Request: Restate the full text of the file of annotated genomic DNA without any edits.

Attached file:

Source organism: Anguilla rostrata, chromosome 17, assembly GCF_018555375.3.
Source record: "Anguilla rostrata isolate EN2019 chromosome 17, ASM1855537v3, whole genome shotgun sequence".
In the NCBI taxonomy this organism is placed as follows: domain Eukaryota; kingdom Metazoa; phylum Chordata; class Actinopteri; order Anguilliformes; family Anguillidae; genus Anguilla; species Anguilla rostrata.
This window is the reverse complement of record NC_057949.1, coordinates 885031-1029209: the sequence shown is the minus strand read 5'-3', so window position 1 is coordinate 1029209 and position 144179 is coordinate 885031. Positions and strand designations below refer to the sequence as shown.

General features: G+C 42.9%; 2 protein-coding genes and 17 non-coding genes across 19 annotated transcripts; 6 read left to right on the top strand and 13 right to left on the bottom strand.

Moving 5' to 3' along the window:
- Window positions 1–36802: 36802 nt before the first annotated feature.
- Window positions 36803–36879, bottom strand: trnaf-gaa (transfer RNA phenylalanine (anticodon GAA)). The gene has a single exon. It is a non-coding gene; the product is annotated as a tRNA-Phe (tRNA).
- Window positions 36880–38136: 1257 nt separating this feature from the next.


Source organism: Anguilla rostrata, chromosome 17, assembly GCF_018555375.3.
Source record: "Anguilla rostrata isolate EN2019 chromosome 17, ASM1855537v3, whole genome shotgun sequence".
In the NCBI taxonomy this organism is placed as follows: domain Eukaryota; kingdom Metazoa; phylum Chordata; class Actinopteri; order Anguilliformes; family Anguillidae; genus Anguilla; species Anguilla rostrata.
This window is the reverse complement of record NC_057949.1, coordinates 885031-1029209: the sequence shown is the minus strand read 5'-3', so window position 1 is coordinate 1029209 and position 144179 is coordinate 885031. Positions and strand designations below refer to the sequence as shown.

General features: G+C 42.9%; 2 protein-coding genes and 17 non-coding genes across 19 annotated transcripts; 6 read left to right on the top strand and 13 right to left on the bottom strand.

Moving 5' to 3' along the window:
- Window positions 1–36802: 36802 nt before the first annotated feature.
- Window positions 36803–36879, bottom strand: trnaf-gaa (transfer RNA phenylalanine (anticodon GAA)). The gene has a single exon. It is a non-coding gene; the product is annotated as a tRNA-Phe (tRNA).
- Window positions 36880–38136: 1257 nt separating this feature from the next.